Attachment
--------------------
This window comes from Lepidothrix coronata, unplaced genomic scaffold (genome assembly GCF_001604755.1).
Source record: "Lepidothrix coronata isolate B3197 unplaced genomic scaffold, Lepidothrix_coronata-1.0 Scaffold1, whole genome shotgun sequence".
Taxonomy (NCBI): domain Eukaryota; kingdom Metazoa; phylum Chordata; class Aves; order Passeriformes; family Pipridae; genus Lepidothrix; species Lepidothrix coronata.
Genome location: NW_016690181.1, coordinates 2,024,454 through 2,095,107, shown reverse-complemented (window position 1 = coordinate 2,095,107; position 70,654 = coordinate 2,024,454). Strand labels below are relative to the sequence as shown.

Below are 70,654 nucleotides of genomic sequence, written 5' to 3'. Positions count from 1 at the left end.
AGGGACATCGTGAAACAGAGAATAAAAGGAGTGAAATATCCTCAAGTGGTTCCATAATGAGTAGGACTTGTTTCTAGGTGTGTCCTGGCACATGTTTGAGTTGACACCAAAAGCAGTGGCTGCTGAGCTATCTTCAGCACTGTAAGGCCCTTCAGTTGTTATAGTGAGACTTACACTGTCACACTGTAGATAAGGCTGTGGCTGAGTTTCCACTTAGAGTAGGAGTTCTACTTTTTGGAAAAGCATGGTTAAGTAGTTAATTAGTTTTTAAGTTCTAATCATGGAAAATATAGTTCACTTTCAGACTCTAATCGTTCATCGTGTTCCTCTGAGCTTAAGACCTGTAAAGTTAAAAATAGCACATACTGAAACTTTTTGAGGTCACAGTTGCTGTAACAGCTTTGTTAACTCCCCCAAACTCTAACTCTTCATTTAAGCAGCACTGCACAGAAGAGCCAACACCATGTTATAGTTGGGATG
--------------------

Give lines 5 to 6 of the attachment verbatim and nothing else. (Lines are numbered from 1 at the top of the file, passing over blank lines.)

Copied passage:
Below are 70,654 nucleotides of genomic sequence, written 5' to 3'. Positions count from 1 at the left end.
AGGGACATCGTGAAACAGAGAATAAAAGGAGTGAAATATCCTCAAGTGGTTCCATAATGAGTAGGACTTGTTTCTAGGTGTGTCCTGGCACATGTTTGAGTTGACACCAAAAGCAGTGGCTGCTGAGCTATCTTCAGCACTGTAAGGCCCTTCAGTTGTTATAGTGAGACTTACACTGTCACACTGTAGATAAGGCTGTGGCTGAGTTTCCACTTAGAGTAGGAGTTCTACTTTTTGGAAAAGCATGGTTAAGTAGTTAATTAGTTTTTAAGTTCTAATCATGGAAAATATAGTTCACTTTCAGACTCTAATCGTTCATCGTGTTCCTCTGAGCTTAAGACCTGTAAAGTTAAAAATAGCACATACTGAAACTTTTTGAGGTCACAGTTGCTGTAACAGCTTTGTTAACTCCCCCAAACTCTAACTCTTCATTTAAGCAGCACTGCACAGAAGAGCCAACACCATGTTATAGTTGGGATG